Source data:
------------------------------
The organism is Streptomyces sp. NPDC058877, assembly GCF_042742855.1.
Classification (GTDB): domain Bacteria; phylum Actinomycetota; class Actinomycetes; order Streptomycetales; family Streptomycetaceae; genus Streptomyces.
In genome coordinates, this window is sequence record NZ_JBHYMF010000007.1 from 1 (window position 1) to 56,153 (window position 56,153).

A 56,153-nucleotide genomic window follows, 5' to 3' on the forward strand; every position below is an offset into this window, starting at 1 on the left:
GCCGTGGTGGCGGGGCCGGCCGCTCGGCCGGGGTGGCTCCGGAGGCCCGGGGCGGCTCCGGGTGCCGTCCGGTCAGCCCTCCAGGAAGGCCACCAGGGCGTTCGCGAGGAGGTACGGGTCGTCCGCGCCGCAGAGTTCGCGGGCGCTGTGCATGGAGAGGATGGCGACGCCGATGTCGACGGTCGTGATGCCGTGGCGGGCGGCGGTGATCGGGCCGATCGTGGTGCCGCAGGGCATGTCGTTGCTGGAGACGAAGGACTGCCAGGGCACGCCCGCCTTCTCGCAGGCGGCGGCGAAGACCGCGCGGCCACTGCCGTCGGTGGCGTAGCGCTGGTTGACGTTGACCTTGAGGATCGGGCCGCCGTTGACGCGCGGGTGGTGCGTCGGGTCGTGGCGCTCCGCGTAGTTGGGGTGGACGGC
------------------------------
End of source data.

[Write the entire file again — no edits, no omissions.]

The organism is Streptomyces sp. NPDC058877, assembly GCF_042742855.1.
Classification (GTDB): domain Bacteria; phylum Actinomycetota; class Actinomycetes; order Streptomycetales; family Streptomycetaceae; genus Streptomyces.
In genome coordinates, this window is sequence record NZ_JBHYMF010000007.1 from 1 (window position 1) to 56,153 (window position 56,153).

A 56,153-nucleotide genomic window follows, 5' to 3' on the forward strand; every position below is an offset into this window, starting at 1 on the left:
GCCGTGGTGGCGGGGCCGGCCGCTCGGCCGGGGTGGCTCCGGAGGCCCGGGGCGGCTCCGGGTGCCGTCCGGTCAGCCCTCCAGGAAGGCCACCAGGGCGTTCGCGAGGAGGTACGGGTCGTCCGCGCCGCAGAGTTCGCGGGCGCTGTGCATGGAGAGGATGGCGACGCCGATGTCGACGGTCGTGATGCCGTGGCGGGCGGCGGTGATCGGGCCGATCGTGGTGCCGCAGGGCATGTCGTTGCTGGAGACGAAGGACTGCCAGGGCACGCCCGCCTTCTCGCAGGCGGCGGCGAAGACCGCGCGGCCACTGCCGTCGGTGGCGTAGCGCTGGTTGACGTTGACCTTGAGGATCGGGCCGCCGTTGACGCGCGGGTGGTGCGTCGGGTCGTGGCGCTCCGCGTAGTTGGGGTGGACGGC